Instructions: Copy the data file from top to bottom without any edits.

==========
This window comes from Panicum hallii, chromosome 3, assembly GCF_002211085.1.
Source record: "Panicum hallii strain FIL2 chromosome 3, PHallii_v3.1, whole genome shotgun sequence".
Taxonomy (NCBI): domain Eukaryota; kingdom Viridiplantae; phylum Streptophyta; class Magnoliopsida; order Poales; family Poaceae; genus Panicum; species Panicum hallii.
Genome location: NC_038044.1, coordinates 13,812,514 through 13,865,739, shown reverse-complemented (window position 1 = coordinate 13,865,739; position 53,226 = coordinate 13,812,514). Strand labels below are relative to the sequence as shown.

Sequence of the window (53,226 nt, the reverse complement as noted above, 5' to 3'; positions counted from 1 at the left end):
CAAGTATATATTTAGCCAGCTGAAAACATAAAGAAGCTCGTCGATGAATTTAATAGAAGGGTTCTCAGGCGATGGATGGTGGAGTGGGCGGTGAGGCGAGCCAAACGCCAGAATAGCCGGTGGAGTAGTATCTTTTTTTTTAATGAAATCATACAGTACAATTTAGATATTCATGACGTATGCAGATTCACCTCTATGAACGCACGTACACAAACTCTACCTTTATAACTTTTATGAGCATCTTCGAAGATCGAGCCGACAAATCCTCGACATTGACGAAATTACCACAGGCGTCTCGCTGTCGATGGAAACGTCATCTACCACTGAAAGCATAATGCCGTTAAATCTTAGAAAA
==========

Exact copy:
This window comes from Panicum hallii, chromosome 3, assembly GCF_002211085.1.
Source record: "Panicum hallii strain FIL2 chromosome 3, PHallii_v3.1, whole genome shotgun sequence".
Taxonomy (NCBI): domain Eukaryota; kingdom Viridiplantae; phylum Streptophyta; class Magnoliopsida; order Poales; family Poaceae; genus Panicum; species Panicum hallii.
Genome location: NC_038044.1, coordinates 13,812,514 through 13,865,739, shown reverse-complemented (window position 1 = coordinate 13,865,739; position 53,226 = coordinate 13,812,514). Strand labels below are relative to the sequence as shown.

Sequence of the window (53,226 nt, the reverse complement as noted above, 5' to 3'; positions counted from 1 at the left end):
CAAGTATATATTTAGCCAGCTGAAAACATAAAGAAGCTCGTCGATGAATTTAATAGAAGGGTTCTCAGGCGATGGATGGTGGAGTGGGCGGTGAGGCGAGCCAAACGCCAGAATAGCCGGTGGAGTAGTATCTTTTTTTTTAATGAAATCATACAGTACAATTTAGATATTCATGACGTATGCAGATTCACCTCTATGAACGCACGTACACAAACTCTACCTTTATAACTTTTATGAGCATCTTCGAAGATCGAGCCGACAAATCCTCGACATTGACGAAATTACCACAGGCGTCTCGCTGTCGATGGAAACGTCATCTACCACTGAAAGCATAATGCCGTTAAATCTTAGAAAA